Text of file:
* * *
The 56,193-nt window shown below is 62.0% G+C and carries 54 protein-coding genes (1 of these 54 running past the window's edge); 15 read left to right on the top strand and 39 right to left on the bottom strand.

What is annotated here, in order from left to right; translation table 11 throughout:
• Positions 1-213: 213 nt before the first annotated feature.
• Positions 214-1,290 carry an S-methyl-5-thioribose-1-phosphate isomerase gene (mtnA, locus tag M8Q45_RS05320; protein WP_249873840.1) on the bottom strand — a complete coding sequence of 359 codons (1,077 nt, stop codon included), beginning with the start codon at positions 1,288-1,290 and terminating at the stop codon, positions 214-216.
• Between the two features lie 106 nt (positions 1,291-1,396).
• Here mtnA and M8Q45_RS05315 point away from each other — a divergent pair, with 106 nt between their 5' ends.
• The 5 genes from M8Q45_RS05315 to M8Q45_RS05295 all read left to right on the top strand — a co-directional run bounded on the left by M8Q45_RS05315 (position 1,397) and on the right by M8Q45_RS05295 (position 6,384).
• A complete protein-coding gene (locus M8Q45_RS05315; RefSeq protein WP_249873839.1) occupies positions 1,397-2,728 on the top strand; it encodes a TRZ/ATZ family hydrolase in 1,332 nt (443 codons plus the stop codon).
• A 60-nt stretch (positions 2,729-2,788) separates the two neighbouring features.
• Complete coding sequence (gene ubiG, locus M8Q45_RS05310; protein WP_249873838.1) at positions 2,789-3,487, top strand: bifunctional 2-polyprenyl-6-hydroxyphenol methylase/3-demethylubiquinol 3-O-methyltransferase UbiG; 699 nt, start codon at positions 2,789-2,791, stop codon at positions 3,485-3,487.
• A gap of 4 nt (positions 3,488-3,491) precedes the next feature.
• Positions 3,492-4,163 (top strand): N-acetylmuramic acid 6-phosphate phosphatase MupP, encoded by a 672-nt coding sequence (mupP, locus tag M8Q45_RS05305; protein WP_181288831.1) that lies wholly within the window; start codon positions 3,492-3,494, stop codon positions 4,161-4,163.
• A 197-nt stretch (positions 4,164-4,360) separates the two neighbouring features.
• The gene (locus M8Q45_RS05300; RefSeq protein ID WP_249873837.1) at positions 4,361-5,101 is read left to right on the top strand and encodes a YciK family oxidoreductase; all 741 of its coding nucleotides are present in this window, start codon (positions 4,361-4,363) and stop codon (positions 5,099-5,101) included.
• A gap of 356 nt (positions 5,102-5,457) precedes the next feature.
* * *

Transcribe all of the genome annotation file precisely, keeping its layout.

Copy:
The 56,193-nt window shown below is 62.0% G+C and carries 54 protein-coding genes (1 of these 54 running past the window's edge); 15 read left to right on the top strand and 39 right to left on the bottom strand.

What is annotated here, in order from left to right; translation table 11 throughout:
• Positions 1-213: 213 nt before the first annotated feature.
• Positions 214-1,290 carry an S-methyl-5-thioribose-1-phosphate isomerase gene (mtnA, locus tag M8Q45_RS05320; protein WP_249873840.1) on the bottom strand — a complete coding sequence of 359 codons (1,077 nt, stop codon included), beginning with the start codon at positions 1,288-1,290 and terminating at the stop codon, positions 214-216.
• Between the two features lie 106 nt (positions 1,291-1,396).
• Here mtnA and M8Q45_RS05315 point away from each other — a divergent pair, with 106 nt between their 5' ends.
• The 5 genes from M8Q45_RS05315 to M8Q45_RS05295 all read left to right on the top strand — a co-directional run bounded on the left by M8Q45_RS05315 (position 1,397) and on the right by M8Q45_RS05295 (position 6,384).
• A complete protein-coding gene (locus M8Q45_RS05315; RefSeq protein WP_249873839.1) occupies positions 1,397-2,728 on the top strand; it encodes a TRZ/ATZ family hydrolase in 1,332 nt (443 codons plus the stop codon).
• A 60-nt stretch (positions 2,729-2,788) separates the two neighbouring features.
• Complete coding sequence (gene ubiG, locus M8Q45_RS05310; protein WP_249873838.1) at positions 2,789-3,487, top strand: bifunctional 2-polyprenyl-6-hydroxyphenol methylase/3-demethylubiquinol 3-O-methyltransferase UbiG; 699 nt, start codon at positions 2,789-2,791, stop codon at positions 3,485-3,487.
• A gap of 4 nt (positions 3,488-3,491) precedes the next feature.
• Positions 3,492-4,163 (top strand): N-acetylmuramic acid 6-phosphate phosphatase MupP, encoded by a 672-nt coding sequence (mupP, locus tag M8Q45_RS05305; protein WP_181288831.1) that lies wholly within the window; start codon positions 3,492-3,494, stop codon positions 4,161-4,163.
• A 197-nt stretch (positions 4,164-4,360) separates the two neighbouring features.
• The gene (locus M8Q45_RS05300; RefSeq protein ID WP_249873837.1) at positions 4,361-5,101 is read left to right on the top strand and encodes a YciK family oxidoreductase; all 741 of its coding nucleotides are present in this window, start codon (positions 4,361-4,363) and stop codon (positions 5,099-5,101) included.
• A gap of 356 nt (positions 5,102-5,457) precedes the next feature.